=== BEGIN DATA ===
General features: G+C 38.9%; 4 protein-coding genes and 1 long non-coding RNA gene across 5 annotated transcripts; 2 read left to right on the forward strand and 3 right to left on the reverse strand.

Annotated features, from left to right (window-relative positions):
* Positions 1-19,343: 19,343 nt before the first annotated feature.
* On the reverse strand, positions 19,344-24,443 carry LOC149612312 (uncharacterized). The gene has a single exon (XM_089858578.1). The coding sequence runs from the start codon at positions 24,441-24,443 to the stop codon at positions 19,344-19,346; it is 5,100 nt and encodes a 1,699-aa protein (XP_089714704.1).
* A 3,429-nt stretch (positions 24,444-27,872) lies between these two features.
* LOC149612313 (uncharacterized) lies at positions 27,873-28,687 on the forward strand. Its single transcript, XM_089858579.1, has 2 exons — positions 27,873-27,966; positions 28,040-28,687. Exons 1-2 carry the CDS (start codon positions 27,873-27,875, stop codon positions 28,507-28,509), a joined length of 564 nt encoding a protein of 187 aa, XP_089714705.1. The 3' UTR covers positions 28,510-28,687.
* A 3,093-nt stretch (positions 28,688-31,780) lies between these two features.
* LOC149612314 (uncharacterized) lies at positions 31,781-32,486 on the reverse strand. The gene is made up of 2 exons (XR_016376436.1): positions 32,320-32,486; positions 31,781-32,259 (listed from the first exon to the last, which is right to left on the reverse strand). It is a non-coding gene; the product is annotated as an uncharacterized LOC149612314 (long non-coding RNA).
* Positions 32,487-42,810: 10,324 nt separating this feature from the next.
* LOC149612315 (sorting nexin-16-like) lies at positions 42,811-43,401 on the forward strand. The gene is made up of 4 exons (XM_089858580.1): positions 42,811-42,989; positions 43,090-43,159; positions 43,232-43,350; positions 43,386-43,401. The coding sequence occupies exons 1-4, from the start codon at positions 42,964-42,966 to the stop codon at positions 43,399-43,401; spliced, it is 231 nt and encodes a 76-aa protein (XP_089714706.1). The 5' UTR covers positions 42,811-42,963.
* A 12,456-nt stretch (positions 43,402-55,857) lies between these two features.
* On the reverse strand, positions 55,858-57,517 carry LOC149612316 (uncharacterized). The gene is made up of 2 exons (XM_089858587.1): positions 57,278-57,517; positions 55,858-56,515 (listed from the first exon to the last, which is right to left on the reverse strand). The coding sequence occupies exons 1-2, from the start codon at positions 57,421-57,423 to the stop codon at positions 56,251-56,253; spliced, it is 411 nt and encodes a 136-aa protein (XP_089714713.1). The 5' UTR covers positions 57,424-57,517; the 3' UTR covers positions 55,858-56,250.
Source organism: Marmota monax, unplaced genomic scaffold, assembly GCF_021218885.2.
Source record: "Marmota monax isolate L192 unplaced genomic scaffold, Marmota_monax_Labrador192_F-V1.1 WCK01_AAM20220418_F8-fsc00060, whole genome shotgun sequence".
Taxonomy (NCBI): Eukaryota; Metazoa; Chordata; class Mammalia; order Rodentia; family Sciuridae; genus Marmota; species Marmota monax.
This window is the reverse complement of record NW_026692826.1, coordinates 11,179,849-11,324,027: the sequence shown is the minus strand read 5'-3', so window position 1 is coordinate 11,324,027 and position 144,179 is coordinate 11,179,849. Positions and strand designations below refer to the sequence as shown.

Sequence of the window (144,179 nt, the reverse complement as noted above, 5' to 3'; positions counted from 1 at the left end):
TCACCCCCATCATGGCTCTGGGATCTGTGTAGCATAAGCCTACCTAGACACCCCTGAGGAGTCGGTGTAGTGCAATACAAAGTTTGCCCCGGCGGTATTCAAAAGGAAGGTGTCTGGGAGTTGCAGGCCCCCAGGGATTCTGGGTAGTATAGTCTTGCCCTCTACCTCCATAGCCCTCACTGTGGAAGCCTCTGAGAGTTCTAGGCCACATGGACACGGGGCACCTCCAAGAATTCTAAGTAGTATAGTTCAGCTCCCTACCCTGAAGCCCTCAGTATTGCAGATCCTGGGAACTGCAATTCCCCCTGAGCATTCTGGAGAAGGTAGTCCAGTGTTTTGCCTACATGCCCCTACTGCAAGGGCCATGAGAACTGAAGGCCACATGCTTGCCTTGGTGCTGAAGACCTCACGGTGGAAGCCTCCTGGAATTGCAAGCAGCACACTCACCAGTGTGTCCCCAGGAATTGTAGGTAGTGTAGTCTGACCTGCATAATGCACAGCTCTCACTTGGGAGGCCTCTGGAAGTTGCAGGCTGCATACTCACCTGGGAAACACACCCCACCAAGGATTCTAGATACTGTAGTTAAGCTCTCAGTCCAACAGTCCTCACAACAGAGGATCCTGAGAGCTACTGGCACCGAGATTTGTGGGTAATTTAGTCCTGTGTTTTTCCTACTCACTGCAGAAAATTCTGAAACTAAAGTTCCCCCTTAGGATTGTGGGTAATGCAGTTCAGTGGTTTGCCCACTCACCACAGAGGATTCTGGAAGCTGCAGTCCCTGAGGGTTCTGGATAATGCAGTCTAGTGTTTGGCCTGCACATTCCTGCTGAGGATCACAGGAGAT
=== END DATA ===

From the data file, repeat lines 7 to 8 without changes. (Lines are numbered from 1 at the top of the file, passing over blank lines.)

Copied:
* A 3,093-nt stretch (positions 28,688-31,780) lies between these two features.
* LOC149612314 (uncharacterized) lies at positions 31,781-32,486 on the reverse strand. The gene is made up of 2 exons (XR_016376436.1): positions 32,320-32,486; positions 31,781-32,259 (listed from the first exon to the last, which is right to left on the reverse strand). It is a non-coding gene; the product is annotated as an uncharacterized LOC149612314 (long non-coding RNA).